🧠 Leave your listener feeling smarter rather than yourself trying to look smart.

Many communicators try to make themselves look smart. Great listeners are more interested in making their audiences feel smart. They help people approach their own views with more humility, doubt, and curiosity. When people have a chance to express themselves out loud, they often discover new thoughts.

Depolarizing Our Divided Discussions

Opinions are held on a spectrum, they're not binary; and people shouldn't be divided as such. So don't use "us and them" phraseology!

Hearing an opposing opinion doesn’t necessarily motivate you to rethink your own stance; it makes it easier for you to stick to your guns (or your gun bans). Presenting two extremes isn’t the solution; it’s part of the polarization problem.
Psychologists have a name for this: binary bias. It’s a basic human tendency to seek clarity and closure by simplifying a complex continuum into two categories. To paraphrase the humorist Robert Benchley, there are two kinds of people: those who divide the world into two kinds of people, and those who don’t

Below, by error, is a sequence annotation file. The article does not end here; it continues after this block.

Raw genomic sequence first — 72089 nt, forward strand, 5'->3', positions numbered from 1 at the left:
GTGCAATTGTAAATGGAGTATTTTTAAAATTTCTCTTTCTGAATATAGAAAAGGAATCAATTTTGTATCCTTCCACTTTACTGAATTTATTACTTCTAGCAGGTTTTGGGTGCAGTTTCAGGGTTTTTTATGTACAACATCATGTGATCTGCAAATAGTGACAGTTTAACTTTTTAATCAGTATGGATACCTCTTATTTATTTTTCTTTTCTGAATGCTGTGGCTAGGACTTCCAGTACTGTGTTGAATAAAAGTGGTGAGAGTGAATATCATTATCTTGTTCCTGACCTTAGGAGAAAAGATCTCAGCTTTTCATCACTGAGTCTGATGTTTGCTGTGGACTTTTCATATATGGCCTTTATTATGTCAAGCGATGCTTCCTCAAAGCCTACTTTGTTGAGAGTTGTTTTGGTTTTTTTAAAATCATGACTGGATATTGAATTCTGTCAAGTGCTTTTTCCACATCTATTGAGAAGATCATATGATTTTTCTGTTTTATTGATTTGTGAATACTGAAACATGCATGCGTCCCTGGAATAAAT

The spectrum of beliefs on climate change

Don't use clickbait titles, a little bit of humility makes your argument sound like it has more substance.

This applies when we’re the ones producing and communicating information, too. New research suggests that when journalists acknowledge the uncertainties around facts on complex issues like climate change and immigration, it doesn’t undermine their readers’ trust. And multiple experiments have shown that when experts express doubt, they become more persuasive. When someone knowledgeable admits uncertainty, it surprises people, and they end up paying more attention to the substance of the argument.

The actionability of solutions to issues is more convincing than doomsday-speak

Psychologists find that people will ignore or even deny the existence of a problem if they’re not fond of the solution. Liberals were more dismissive of the issue of intruder violence when they read an argument that strict gun control laws could make it difficult for homeowners to protect themselves. Conservatives were more receptive to climate science when they read about a green technology policy proposal than about an emissions restriction proposal.


Don't assume what people are thinking, strike up a conversation and get a feel for their beliefs through that


As a teacher or coach, Use active learning methods, not passive lecture methods (regardless of how entertaining you are).